Assets under management

In finance, assets under management (AUM), sometimes called funds under management, measures the total market value of all the financial assets which a financial institution—such as a mutual fund, venture capital firm, or depository institution—or a decentralized network protocol controls. These funds may be managed for clients/users or for themselves in the case of a financial institution which has mutual funds or holds its own venture capital.[1]

OverviewEdit

Assets under management (AUM) is popular metric within the financial industry and also in decentralized digital asset space as a measure of size and success of an investment management entity, compared with its history of assets under management in previous periods, and compared with the entity's competitors.[2] Methods of calculating AUM vary between firms or decentralized protocols. Investment management companies generally charge their clients fees as a proportion of assets under management, so assets under management, combined with the firm's average fee rate, are the key factors indicating an investment management company's top line revenue. The fee structure may depend on contracted arrangements between each client and the firm or fund. Decentralized protocols also use a variety of ways to incent growth of AUM, typically in the form of offering a return to those who serve the role of providing liquidity on the protocol.

Assets under management rise and fall. They may increase when investment performance is positive, or when new customers and new assets are brought into the firm. Rising AUM normally increases the fees which the firm generates.

Conversely, AUM are reduced by negative investment performance, as well as redemptions or withdrawals, including fund closures, client defections and other generally adverse events. Lower AUM tend to result in lower fees generated.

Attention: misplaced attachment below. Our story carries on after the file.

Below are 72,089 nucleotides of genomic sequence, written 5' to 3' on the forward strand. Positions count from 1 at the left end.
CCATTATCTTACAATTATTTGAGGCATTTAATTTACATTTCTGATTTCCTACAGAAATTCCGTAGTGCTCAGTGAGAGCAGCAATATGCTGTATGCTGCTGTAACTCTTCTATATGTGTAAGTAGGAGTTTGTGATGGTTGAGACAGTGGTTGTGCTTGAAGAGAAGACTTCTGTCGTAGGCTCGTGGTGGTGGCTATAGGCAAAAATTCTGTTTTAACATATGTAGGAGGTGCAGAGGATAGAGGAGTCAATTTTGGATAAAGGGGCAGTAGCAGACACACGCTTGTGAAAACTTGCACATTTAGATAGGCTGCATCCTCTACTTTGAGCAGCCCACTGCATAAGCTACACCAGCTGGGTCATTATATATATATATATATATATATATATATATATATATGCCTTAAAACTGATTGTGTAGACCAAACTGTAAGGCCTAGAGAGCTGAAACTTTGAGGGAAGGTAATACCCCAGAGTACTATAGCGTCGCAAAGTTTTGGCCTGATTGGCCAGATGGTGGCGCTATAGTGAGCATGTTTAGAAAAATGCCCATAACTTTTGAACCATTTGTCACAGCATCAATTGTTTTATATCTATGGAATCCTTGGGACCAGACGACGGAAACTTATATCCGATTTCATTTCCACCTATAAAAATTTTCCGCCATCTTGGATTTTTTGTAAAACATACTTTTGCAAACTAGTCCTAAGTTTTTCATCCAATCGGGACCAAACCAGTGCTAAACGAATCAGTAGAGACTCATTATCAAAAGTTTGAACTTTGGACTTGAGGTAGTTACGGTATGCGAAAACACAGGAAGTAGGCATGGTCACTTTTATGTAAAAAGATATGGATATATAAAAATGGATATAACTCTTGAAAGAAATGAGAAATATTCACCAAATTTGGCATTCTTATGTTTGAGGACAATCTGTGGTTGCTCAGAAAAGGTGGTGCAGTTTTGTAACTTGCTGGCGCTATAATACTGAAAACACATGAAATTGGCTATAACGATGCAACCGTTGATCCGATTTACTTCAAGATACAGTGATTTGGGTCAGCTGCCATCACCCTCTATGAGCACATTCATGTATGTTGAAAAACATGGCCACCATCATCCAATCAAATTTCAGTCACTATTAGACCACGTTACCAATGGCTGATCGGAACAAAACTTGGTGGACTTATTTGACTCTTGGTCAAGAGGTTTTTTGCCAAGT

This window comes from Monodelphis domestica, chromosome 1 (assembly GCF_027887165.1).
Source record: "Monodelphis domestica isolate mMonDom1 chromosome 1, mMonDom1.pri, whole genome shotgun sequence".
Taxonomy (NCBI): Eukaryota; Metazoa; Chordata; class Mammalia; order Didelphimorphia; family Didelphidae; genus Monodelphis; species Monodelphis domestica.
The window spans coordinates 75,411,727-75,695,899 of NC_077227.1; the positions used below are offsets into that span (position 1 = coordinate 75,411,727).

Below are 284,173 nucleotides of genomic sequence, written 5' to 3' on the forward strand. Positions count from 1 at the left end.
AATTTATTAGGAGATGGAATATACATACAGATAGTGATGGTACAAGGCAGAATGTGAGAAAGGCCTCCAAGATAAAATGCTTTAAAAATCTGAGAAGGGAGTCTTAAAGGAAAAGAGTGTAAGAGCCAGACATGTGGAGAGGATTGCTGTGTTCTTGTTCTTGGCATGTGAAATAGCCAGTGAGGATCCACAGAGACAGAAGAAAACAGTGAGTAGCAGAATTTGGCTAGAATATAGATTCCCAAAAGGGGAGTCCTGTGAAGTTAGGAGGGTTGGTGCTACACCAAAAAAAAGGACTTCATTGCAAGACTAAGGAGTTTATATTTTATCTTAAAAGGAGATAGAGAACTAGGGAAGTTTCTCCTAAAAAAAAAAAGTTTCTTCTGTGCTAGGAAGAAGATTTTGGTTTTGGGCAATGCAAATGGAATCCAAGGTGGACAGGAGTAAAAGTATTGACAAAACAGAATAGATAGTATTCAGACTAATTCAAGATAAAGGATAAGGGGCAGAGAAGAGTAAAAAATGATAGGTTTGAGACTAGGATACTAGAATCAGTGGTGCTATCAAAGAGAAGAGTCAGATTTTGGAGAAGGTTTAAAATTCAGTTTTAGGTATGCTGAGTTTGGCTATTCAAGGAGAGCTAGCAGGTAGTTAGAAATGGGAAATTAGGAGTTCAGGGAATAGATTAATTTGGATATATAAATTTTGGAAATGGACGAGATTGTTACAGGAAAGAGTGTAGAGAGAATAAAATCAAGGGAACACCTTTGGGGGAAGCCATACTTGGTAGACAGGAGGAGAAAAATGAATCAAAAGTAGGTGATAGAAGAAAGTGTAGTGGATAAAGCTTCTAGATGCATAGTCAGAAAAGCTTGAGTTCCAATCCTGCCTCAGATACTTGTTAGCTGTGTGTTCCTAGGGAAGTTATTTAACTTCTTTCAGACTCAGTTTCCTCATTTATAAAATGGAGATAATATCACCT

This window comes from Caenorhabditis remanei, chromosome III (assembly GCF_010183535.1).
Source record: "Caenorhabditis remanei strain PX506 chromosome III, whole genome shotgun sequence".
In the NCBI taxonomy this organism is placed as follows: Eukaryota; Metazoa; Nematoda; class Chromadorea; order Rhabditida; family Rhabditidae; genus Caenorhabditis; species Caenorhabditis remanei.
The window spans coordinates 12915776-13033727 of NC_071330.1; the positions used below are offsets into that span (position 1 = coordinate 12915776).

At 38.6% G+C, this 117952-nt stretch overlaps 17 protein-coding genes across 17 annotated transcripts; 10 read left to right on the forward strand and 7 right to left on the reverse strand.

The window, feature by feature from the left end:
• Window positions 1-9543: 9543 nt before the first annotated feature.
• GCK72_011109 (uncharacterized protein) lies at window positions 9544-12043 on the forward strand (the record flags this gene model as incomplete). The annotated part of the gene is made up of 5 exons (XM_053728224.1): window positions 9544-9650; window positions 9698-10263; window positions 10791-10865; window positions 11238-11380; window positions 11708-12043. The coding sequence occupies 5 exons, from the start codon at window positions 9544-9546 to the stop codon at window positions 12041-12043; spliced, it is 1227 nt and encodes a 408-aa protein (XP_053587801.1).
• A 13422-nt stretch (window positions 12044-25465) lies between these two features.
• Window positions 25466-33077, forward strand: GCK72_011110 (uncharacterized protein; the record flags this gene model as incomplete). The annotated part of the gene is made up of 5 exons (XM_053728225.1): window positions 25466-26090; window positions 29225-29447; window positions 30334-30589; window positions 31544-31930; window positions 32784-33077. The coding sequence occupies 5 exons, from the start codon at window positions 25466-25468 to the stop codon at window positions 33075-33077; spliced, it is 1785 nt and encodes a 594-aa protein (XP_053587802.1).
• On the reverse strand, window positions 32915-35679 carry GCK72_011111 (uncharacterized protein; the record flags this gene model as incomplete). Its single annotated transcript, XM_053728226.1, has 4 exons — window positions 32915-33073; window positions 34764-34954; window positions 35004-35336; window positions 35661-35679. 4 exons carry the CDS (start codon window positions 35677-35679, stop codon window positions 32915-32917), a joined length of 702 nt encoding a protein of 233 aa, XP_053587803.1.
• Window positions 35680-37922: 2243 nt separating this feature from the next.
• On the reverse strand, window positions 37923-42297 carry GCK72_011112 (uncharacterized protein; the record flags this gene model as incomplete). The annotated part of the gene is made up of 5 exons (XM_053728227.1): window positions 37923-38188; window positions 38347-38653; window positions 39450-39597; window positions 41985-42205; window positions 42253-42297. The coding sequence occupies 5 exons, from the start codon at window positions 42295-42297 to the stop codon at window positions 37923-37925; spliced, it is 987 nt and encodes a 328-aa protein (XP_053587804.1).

ContentEdit

The precise definition of AUM varies by institution, as some firms may include certain assets as being "under management", while others may not. Some include bank deposits, mutual funds, and cash in their computation, while others only consider the discretionary funds that investors have given an advisor to trade on their behalf.

While different firms may include assets that others do not in their AUM computation, Assets Under Management typically include:

  • Capital raised from investors;
  • Capital belonging to the principals of the fund management firm.

For example, if fund managers contribute $2B of their own capital to the fund and raise additional $10B from investors, their AUM is $12B.[3]

Net Asset Value vs Assets Under ManagementEdit

NAV, or Net Asset Value, is the total value of assets minus all its liabilities of a fund, such as a mutual fund or ETF, often shown on a per-share basis. NAV shows what price shares in a fund can be bought and sold at.

AUM by contrast refers to the value of assets managed by an individual or firm, not a fund. Unlike NAV, AUM is in reference to the total value of assets being managed rather than expressed on a per-share basis.[1]

See alsoEdit

ReferencesEdit

  1. ^ a b "What Is The Meaning of AUM (Assets Under Management)?". Finance Strategists. Retrieved 2020-12-04.
  2. ^ Assets Under Management - AUM
  3. ^ "Definition of Assets Under Management (AUM)". davemanuel.com. Retrieved 2015-09-02.

External linksEdit